Progressing through Multiple Interview Rounds
Many executive or C-Suite level job interviews involve several interview rounds on multiple days. This video provides tips to help you move successfully through multiple stages of the interview process and how to engage with interviewers at each stage.
Executive or C-Suite interviews consist of a multiple-stage interview process:
- Pre-screening: A phone or Skype interview
- Second Round: A series of one-on-one face-to-face interviews
- Third Round: Panel interview
- Final Round: Group Presentation
A pre-screening telephone call or video interview is a common first step. It is usually conducted by a human resources professional who is focused on deciding if they should present you to the hiring manager. They will be listening to determine if your skills and experience meet the minimum job requirements. You need to ensure that all the boxes get checked.
FIRST FACE-TO-FACE INTERVIEW
The first face-to-face interview will likely be a series of one-on-one face-to-face interviews. At this stage, you may encounter peers, potential collaborators from other groups, and the hiring manager. Each will be looking for something different from you.
- Peers: Peers have a deep understanding of the skills required for the role. They will be assessing your capabilities of doing the job. They will ask this type of question:
- How do you build strong working relationships?
- What are your measures of success and how do you ensure all parties are recognized?
- How would others describe your working style?
With each of your answers, work to verbalize your skill set and connect at a peer level.
- Potential collaborators from other groups: As more organizations move to matrix modeled collaboration, employees are increasingly required to collaborate with other groups. When these potential collaborators are interviewing you, their main objective is to understand what it will feel like to collaborate with you. They will ask these types of questions:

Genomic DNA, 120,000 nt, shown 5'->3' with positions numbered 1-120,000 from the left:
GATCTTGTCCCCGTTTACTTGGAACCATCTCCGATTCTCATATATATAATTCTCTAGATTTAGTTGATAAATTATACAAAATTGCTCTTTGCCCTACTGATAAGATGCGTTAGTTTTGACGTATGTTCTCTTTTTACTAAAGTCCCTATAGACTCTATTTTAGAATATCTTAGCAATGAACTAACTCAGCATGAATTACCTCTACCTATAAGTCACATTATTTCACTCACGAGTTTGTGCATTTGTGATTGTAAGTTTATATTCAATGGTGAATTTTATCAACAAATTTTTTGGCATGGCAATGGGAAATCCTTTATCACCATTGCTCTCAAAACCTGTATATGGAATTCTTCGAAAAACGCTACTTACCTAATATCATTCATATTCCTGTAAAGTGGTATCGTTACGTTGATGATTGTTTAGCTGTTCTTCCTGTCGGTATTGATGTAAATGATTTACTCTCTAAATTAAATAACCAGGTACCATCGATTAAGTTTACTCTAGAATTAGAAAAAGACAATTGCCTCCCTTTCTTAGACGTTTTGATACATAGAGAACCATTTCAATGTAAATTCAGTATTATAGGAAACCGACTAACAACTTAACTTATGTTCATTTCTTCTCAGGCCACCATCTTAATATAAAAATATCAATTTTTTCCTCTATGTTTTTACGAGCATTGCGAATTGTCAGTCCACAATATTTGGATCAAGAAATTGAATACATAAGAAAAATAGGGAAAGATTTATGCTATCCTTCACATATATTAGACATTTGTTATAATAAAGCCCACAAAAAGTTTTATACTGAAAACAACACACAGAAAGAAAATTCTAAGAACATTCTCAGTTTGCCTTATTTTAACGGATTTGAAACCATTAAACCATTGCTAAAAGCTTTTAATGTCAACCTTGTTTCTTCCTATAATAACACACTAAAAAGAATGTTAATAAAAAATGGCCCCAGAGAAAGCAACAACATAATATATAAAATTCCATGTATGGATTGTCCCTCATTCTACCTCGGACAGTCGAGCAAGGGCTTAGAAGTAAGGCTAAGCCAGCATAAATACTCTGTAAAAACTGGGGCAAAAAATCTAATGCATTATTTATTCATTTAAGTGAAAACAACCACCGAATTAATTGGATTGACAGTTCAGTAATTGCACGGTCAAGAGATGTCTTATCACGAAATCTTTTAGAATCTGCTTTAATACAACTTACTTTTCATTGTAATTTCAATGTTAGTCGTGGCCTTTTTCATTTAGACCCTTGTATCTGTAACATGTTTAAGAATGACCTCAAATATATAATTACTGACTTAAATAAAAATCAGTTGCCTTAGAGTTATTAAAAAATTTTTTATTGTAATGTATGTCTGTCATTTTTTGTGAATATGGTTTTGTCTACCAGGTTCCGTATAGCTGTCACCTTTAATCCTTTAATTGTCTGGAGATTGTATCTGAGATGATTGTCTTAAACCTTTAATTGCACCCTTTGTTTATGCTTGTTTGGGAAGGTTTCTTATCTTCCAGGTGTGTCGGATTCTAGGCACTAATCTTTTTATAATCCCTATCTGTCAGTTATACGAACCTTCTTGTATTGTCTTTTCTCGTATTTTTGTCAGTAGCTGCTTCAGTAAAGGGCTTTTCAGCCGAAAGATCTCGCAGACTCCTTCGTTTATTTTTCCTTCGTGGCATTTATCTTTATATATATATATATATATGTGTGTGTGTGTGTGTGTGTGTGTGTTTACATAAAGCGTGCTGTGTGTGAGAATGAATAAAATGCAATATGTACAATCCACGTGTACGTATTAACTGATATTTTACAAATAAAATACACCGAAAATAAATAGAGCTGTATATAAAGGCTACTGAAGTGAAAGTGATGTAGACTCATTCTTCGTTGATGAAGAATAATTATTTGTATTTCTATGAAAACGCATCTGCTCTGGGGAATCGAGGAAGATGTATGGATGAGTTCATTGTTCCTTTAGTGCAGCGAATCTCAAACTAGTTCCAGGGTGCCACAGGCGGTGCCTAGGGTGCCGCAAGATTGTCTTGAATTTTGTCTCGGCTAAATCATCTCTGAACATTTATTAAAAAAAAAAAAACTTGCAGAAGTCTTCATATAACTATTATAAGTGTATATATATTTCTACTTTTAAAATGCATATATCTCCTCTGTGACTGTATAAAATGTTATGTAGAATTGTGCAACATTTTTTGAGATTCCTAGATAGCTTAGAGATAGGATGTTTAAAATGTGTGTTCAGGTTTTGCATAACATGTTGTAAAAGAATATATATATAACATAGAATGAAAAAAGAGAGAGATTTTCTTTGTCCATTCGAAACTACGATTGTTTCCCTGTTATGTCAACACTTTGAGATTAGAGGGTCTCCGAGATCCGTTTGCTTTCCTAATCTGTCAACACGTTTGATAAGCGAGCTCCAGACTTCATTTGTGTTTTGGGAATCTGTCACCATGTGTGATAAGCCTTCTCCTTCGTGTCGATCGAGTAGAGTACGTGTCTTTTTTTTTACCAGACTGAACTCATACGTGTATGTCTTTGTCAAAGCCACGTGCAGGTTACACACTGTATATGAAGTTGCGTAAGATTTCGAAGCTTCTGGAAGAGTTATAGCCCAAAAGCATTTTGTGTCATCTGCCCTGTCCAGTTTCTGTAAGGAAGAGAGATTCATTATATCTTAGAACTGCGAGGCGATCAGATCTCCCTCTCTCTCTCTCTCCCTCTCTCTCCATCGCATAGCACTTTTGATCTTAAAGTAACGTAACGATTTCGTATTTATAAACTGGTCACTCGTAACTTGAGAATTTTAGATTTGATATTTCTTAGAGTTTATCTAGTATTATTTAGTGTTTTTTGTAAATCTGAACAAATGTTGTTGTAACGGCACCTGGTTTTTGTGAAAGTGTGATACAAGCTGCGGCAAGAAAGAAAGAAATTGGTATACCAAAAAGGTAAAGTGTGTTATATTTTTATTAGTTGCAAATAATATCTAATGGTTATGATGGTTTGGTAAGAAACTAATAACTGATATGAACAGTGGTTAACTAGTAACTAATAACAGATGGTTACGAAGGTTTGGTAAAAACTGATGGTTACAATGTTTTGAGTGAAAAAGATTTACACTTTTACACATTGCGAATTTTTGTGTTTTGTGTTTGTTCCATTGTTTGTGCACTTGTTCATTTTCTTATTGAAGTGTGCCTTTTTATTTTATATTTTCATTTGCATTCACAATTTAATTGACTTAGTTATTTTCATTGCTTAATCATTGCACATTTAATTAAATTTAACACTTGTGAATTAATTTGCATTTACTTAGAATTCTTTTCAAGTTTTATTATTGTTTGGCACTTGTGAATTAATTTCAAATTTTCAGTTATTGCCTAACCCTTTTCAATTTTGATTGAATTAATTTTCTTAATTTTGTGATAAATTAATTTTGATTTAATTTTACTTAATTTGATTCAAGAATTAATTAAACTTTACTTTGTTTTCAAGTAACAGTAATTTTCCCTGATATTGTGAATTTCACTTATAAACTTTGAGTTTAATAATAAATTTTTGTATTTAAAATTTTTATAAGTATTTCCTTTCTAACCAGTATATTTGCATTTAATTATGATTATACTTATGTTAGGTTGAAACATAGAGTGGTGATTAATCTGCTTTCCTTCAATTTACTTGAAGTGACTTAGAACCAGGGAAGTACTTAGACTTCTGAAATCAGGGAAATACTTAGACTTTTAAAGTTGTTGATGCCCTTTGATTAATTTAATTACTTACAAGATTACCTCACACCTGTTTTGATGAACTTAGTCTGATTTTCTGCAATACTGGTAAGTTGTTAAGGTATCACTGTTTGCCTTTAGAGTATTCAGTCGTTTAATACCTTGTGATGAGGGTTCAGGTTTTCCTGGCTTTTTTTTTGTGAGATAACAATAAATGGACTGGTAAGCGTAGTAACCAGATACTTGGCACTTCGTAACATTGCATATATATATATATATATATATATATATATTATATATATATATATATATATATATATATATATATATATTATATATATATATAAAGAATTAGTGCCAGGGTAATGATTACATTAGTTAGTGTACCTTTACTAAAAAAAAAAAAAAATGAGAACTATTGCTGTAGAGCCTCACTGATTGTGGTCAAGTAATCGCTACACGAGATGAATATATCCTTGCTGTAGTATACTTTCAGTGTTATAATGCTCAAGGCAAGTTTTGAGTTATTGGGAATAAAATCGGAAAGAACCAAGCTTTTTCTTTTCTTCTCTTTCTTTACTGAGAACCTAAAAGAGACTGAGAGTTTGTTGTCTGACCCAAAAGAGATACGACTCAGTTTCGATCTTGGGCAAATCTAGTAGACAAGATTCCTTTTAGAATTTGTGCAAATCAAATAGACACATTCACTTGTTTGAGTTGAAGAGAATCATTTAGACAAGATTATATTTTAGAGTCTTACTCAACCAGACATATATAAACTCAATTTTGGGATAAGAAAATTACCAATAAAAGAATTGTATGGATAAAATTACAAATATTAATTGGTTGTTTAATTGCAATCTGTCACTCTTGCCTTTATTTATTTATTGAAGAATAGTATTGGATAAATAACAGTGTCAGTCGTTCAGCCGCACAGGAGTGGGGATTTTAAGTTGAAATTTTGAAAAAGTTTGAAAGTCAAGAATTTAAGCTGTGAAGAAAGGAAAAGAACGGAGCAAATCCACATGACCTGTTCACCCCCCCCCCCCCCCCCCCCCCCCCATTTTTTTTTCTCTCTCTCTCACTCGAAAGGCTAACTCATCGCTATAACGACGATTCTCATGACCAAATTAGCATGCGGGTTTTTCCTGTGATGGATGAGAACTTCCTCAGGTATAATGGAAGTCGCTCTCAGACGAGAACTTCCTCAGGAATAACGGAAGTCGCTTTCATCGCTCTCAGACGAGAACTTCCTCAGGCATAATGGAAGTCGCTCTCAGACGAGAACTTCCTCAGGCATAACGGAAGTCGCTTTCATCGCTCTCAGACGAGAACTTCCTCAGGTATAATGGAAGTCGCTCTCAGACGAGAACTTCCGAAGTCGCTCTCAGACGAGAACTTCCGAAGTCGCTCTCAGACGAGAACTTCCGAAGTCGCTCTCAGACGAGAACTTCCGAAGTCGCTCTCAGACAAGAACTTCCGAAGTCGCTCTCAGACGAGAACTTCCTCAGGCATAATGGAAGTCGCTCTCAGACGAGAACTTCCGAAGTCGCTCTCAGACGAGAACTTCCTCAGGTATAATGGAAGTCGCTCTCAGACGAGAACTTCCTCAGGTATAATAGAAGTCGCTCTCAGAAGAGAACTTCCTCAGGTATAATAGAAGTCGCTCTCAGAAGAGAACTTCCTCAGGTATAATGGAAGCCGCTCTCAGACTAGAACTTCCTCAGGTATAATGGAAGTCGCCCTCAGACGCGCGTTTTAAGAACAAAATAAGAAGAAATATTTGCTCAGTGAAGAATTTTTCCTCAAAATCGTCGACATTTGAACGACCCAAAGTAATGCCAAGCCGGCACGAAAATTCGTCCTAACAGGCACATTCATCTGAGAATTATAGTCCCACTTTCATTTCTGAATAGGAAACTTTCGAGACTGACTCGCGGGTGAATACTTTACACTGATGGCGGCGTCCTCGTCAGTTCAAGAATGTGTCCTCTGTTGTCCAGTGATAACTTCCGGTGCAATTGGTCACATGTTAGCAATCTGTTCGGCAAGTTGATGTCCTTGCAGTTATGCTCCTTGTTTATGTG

- Describe a project that required input from people at different levels in the organization. How did you navigate that?
- Can you share an experience where a project dramatically shifted direction at the last minute? What did you do?
- Tell me about a time when you were communicating with someone and they did not understand you. What did you do?
Your answers should highlight your collaboration experience and potential.
- Hiring Manager
The hiring manager will ask about:
- Relevant experience: Go through the job description, line by line, ensuring you have talking points for each highlighting your relevant skills.
- The story behind your job history: The two patterns of hiring managers look for are your tenure at each job and the progression of your roles. It is important to have a short “story” ready to articulate the motivations behind the different moves in your career, and how each transition helped you grow. Address any gaps in employment with prepared short statements.
Your answers should be prepared ahead of time.
The next round is often a panel interview, where you face several interviewers at the same time. This type of interview is used to evaluate how you interact in a group setting, how you manage the stress of multiple interviewers, and how you communicate with a varied audience. To ensure success:
- Think of this interview as a simulation of a group meeting
- Address everyone in the room and focus on engaging with them.
- Take control of the pace of the conversation by pausing to formulate your answers before responding.
- Tie your answers back to previous questions.
- Demonstrate a high level of attention
- Show that you can think on your feet.
If you are invited to the final round, it means you have the right skill set and are a good fit. Now the focus shifts to a comparison between you and the other remaining candidates. In this round, you will give a group presentation with two components.
- First, you will present your story. This is where you introduce yourself and highlight your core experience. Focus on connecting the dots between your experience and the opportunity.
- Second, you will present your solution to a given business problem. You will create a presentation that outlines the problem and your solution. Budget the flow of your presentation to ensure that it is the appropriate length. Practice your presentation delivery ahead of time so that it flows smoothly.
Before every interview, think through the following questions:
- What does this interviewer care about most?
- What does this interviewer perceive as my weakness?
- How can I differentiate myself from other applicants?
Keeping these questions in mind at each round will allow you to be progressively more captivating to your interviewers as you move through consecutive interview rounds.